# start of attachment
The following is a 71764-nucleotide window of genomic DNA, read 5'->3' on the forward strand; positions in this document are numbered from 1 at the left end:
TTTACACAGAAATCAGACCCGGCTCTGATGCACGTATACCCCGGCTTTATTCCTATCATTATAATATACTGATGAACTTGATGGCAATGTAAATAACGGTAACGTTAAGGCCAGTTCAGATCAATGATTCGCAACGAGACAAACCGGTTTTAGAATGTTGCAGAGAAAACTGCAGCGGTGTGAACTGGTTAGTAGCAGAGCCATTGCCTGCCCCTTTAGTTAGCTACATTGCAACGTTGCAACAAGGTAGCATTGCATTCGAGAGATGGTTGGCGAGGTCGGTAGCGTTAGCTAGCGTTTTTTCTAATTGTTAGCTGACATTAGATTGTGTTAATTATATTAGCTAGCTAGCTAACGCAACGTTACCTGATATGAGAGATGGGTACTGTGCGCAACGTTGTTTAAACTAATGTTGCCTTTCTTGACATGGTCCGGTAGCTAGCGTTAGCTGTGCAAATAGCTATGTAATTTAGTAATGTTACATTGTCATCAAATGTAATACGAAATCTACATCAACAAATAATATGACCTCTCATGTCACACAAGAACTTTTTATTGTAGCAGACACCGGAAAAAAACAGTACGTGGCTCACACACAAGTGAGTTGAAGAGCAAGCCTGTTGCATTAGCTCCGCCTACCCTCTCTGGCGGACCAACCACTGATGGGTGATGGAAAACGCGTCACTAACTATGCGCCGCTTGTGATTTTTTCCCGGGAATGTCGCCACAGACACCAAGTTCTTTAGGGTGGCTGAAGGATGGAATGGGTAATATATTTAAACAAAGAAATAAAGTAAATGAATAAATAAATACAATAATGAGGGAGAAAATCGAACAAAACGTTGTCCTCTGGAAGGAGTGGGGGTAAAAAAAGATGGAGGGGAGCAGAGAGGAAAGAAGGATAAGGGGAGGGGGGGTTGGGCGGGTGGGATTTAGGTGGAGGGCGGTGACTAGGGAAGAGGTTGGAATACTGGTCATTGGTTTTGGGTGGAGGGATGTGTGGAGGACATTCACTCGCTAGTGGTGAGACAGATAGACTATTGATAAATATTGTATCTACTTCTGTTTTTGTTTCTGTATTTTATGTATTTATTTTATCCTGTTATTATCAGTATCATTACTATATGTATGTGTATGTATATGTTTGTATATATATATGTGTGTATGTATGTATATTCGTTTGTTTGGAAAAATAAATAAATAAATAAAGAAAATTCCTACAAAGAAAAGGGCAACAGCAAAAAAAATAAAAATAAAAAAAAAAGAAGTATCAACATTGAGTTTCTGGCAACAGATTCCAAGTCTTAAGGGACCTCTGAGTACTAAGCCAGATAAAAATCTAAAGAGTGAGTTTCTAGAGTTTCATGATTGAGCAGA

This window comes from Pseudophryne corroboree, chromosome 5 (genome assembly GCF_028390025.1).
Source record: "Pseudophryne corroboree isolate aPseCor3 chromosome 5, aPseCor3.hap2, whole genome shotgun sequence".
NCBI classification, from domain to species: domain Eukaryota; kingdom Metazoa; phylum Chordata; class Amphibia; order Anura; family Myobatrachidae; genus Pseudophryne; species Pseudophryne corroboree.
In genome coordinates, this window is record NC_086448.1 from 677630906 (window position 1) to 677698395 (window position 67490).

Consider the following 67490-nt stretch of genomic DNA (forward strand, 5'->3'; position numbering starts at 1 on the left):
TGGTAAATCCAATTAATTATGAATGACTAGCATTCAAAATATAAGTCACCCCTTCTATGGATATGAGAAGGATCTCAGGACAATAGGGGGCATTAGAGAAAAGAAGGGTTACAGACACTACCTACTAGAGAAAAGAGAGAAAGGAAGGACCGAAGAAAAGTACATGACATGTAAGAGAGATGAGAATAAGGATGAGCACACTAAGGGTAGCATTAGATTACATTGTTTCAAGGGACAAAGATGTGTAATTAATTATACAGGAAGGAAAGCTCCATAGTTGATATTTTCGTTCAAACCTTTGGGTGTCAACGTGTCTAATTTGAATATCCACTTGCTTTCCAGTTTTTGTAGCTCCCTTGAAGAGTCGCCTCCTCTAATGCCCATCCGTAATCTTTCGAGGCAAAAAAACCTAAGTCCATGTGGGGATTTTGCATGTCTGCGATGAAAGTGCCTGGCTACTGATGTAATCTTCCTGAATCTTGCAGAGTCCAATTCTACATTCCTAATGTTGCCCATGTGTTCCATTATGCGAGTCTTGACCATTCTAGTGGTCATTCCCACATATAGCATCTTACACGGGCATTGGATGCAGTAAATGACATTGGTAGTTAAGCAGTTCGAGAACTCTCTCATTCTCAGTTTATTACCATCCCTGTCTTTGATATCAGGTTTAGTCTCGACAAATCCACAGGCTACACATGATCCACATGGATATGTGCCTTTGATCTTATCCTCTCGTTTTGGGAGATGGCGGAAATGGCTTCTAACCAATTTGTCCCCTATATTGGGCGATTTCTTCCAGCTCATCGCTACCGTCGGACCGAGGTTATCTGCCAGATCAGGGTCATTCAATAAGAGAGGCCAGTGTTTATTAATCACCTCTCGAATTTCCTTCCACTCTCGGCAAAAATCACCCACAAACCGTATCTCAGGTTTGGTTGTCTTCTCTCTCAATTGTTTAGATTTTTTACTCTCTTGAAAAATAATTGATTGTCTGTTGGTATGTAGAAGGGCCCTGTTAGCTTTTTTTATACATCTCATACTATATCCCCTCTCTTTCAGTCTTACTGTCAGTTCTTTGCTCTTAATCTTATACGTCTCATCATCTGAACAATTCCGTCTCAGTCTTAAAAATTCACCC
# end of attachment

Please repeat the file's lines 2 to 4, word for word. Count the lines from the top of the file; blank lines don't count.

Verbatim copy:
TTTACACAGAAATCAGACCCGGCTCTGATGCACGTATACCCCGGCTTTATTCCTATCATTATAATATACTGATGAACTTGATGGCAATGTAAATAACGGTAACGTTAAGGCCAGTTCAGATCAATGATTCGCAACGAGACAAACCGGTTTTAGAATGTTGCAGAGAAAACTGCAGCGGTGTGAACTGGTTAGTAGCAGAGCCATTGCCTGCCCCTTTAGTTAGCTACATTGCAACGTTGCAACAAGGTAGCATTGCATTCGAGAGATGGTTGGCGAGGTCGGTAGCGTTAGCTAGCGTTTTTTCTAATTGTTAGCTGACATTAGATTGTGTTAATTATATTAGCTAGCTAGCTAACGCAACGTTACCTGATATGAGAGATGGGTACTGTGCGCAACGTTGTTTAAACTAATGTTGCCTTTCTTGACATGGTCCGGTAGCTAGCGTTAGCTGTGCAAATAGCTATGTAATTTAGTAATGTTACATTGTCATCAAATGTAATACGAAATCTACATCAACAAATAATATGACCTCTCATGTCACACAAGAACTTTTTATTGTAGCAGACACCGGAAAAAAACAGTACGTGGCTCACACACAAGTGAGTTGAAGAGCAAGCCTGTTGCATTAGCTCCGCCTACCCTCTCTGGCGGACCAACCACTGATGGGTGATGGAAAACGCGTCACTAACTATGCGCCGCTTGTGATTTTTTCCCGGGAATGTCGCCACAGACACCAAGTTCTTTAGGGTGGCTGAAGGATGGAATGGGTAATATATTTAAACAAAGAAATAAAGTAAATGAATAAATAAATACAATAATGAGGGAGAAAATCGAACAAAACGTTGTCCTCTGGAAGGAGTGGGGGTAAAAAAAGATGGAGGGGAGCAGAGAGGAAAGAAGGATAAGGGGAGGGGGGGTTGGGCGGGTGGGATTTAGGTGGAGGGCGGTGACTAGGGAAGAGGTTGGAATACTGGTCATTGGTTTTGGGTGGAGGGATGTGTGGAGGACATTCACTCGCTAGTGGTGAGACAGATAGACTATTGATAAATATTGTATCTACTTCTGTTTTTGTTTCTGTATTTTATGTATTTATTTTATCCTGTTATTATCAGTATCATTACTATATGTATGTGTATGTATATGTTTGTATATATATATGTGTGTATGTATGTATATTCGTTTGTTTGGAAAAATAAATAAATAAATAAAGAAAATTCCTACAAAGAAAAGGGCAACAGCAAAAAAAATAAAAATAAAAAAAAAAGAAGTATCAACATTGAGTTTCTGGCAACAGATTCCAAGTCTTAAGGGACCTCTGAGTACTAAGCCAGATAAAAATCTAAAGAGTGAGTTTCTAGAGTTTCATGATTGAGCAGA

This window comes from Pseudophryne corroboree, chromosome 5 (genome assembly GCF_028390025.1).
Source record: "Pseudophryne corroboree isolate aPseCor3 chromosome 5, aPseCor3.hap2, whole genome shotgun sequence".